Profits rise for Maryland Wine Festival Attendance down because of rain


About 4,600 fewer people attended the Maryland Wine Festival this year compared with last year, but profits rose by about $20,000, a county official said yesterday.

Attendance was down because of rainy weather Sept. 18, the Saturday that was the first day of the festival, Recreation and Parks Director Richard J. Soisson told the county commissioners.

A total of 20,395 people attended the 10th annual festival Sept. 18-19 at the Carroll County Farm Museum, he said. Of that total, 16,955 paid the $12 admission fee to attend. Volunteers and children did not pay admission.

Paid attendance on Saturday, when skies were cloudy and the festival was hit by a brief rain, was

5,106. On Sunday, the paid attendance was 11,849.

Last year, 25,008 people attended the festival, including 20,829 paid admissions, Mr. Soisson said. Paid attendance on Saturday was 9,658; on Sunday, 11,171.

Profits increased this year because the admission price was increased from $10 per person, he said.

Ticket sales this year generated about $203,000. After expenses and payments to the 10 Maryland vintners who participated, the county's net profit should be about $93,000, Mr. Soisson said. The final tally is not yet available. Last year's net profit was about $72,700, he said.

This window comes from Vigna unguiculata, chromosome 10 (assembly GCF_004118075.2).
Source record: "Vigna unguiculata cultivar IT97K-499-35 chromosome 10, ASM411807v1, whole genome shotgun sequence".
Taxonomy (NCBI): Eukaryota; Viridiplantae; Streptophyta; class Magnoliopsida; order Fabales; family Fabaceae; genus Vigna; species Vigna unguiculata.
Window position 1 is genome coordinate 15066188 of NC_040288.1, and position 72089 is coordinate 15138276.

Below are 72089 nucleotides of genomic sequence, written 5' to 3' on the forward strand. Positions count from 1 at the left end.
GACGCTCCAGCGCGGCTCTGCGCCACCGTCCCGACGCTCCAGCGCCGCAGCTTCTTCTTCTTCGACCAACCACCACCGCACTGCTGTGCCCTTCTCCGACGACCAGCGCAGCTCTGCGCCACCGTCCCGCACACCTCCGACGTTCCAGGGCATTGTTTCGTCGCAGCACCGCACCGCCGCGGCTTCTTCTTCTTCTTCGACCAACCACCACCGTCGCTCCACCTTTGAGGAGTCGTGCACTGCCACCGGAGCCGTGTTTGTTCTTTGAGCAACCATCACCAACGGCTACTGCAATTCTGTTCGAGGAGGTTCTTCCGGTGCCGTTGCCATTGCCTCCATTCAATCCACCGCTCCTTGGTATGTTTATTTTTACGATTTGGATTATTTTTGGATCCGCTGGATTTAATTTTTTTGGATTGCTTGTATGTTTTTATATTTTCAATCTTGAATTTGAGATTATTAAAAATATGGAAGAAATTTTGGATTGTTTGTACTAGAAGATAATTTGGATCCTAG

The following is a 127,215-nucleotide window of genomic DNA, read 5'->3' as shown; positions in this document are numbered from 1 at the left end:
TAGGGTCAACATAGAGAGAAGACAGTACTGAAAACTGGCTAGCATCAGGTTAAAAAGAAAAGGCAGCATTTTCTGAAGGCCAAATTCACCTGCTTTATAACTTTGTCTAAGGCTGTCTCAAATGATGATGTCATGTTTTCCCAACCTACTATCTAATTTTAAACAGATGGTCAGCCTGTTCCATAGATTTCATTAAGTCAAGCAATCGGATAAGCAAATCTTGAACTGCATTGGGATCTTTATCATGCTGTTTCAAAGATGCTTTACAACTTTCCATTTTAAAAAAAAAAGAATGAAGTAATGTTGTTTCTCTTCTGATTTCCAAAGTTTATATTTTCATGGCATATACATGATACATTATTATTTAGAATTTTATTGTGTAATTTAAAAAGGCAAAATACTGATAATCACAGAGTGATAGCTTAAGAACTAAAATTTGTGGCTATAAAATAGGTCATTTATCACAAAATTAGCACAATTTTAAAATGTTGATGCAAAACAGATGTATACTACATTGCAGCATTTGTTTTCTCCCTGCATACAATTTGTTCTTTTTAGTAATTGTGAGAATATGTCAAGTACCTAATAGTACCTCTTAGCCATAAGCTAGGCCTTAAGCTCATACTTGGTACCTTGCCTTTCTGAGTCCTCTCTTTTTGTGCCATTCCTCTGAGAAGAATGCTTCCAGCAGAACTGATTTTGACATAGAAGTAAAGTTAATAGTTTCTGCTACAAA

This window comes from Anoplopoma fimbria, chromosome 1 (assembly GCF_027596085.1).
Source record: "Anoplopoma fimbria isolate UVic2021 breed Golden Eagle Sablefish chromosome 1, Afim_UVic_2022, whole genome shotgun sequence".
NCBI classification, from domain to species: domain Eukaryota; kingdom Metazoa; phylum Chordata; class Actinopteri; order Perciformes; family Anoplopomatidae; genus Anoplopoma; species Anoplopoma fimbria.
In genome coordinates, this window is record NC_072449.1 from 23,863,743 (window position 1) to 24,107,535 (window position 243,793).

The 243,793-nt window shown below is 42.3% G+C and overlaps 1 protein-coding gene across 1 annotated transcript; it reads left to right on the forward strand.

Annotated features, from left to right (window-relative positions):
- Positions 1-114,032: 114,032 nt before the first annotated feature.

Festival organizers are investigating one change that would make it easier for visitors to get to the Farm Museum, Mr. Soisson said: They are considering running a free shuttle bus from Westminster High School or Carroll Community College, or both, to the museum.

One of the festival's biggest problems is traffic jams, he said. "It gets so backed up. I'm sure we lose people because they just get frustrated trying to get into the facility."

Organizers also may remove a fence behind one row of the vintners' tents to open more of the grassy area on the museum grounds.

County officials had considered expanding the event to three days -- to include Friday afternoon and evening. But that won't happen next year, Mr. Soisson said, because it would be difficult to get volunteers for a third festival day.

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